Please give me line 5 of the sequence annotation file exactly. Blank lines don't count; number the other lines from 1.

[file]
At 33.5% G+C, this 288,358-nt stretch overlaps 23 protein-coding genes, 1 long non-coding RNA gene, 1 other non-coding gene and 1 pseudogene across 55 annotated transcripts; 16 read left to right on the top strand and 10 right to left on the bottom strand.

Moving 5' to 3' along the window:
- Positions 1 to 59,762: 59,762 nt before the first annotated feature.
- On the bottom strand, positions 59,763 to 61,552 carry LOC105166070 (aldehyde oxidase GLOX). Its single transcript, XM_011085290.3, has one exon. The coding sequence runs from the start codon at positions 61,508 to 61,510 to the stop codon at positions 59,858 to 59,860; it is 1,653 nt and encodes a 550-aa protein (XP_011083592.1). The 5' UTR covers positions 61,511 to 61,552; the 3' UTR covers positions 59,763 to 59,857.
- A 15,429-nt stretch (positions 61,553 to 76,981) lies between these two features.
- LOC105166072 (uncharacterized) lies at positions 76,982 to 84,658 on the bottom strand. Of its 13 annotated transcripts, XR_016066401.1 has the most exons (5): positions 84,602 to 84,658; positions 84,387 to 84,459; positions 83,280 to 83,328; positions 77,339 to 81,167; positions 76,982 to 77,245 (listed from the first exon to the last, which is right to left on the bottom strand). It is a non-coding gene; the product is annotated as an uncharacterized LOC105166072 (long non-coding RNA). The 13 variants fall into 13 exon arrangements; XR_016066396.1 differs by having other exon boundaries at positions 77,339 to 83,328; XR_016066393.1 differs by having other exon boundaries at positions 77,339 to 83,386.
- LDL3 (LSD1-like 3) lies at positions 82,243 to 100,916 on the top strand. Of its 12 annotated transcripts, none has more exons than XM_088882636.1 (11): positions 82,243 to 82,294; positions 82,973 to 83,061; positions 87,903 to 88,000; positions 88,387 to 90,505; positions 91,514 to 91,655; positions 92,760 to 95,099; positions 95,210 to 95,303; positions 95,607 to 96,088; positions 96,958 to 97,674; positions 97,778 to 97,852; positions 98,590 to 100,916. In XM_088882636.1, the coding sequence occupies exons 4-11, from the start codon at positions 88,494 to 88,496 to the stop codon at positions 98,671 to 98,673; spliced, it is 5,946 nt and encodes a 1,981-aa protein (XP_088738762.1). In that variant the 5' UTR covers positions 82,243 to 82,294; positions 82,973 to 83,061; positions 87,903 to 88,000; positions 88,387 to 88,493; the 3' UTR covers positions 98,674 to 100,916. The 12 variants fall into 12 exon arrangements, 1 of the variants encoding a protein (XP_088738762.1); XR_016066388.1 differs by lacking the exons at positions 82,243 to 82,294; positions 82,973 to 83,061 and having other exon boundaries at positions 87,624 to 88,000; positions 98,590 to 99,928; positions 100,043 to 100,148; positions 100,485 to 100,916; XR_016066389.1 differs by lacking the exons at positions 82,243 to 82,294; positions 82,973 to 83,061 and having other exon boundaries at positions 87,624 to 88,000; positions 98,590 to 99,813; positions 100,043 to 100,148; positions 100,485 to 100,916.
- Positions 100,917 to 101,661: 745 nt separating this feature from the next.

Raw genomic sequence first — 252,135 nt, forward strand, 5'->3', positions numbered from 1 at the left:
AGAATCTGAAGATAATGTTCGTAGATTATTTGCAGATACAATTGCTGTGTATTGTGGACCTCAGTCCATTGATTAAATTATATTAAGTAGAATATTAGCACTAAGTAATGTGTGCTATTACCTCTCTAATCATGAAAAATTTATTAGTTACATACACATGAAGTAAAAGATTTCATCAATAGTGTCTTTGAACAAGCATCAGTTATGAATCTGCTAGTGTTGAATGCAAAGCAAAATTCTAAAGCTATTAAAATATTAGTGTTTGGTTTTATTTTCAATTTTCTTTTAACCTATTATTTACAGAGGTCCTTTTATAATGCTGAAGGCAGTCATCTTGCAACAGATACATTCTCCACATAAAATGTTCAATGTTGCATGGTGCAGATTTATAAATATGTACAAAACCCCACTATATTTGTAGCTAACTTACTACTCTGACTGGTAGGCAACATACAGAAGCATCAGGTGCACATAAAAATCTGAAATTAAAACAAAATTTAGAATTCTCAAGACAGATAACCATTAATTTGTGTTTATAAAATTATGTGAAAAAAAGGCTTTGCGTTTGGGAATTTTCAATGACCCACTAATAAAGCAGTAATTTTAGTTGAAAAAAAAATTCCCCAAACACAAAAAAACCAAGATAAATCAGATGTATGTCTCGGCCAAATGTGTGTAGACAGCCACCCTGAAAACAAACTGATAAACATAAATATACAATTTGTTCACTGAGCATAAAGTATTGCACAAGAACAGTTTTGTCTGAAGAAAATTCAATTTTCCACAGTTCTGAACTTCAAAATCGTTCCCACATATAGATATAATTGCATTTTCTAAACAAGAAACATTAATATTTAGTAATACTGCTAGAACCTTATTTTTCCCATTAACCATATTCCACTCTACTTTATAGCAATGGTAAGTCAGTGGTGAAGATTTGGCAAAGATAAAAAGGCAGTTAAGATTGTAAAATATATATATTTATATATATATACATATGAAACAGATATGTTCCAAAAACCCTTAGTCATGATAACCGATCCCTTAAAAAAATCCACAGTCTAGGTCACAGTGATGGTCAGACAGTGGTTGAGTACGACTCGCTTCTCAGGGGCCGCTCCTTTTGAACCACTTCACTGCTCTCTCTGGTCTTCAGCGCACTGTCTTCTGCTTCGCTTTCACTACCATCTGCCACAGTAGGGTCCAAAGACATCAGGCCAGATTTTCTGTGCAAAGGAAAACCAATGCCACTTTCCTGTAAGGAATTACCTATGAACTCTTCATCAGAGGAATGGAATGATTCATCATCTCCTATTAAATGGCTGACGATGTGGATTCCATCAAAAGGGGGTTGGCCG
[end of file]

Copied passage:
- A 15,429-nt stretch (positions 61,553 to 76,981) lies between these two features.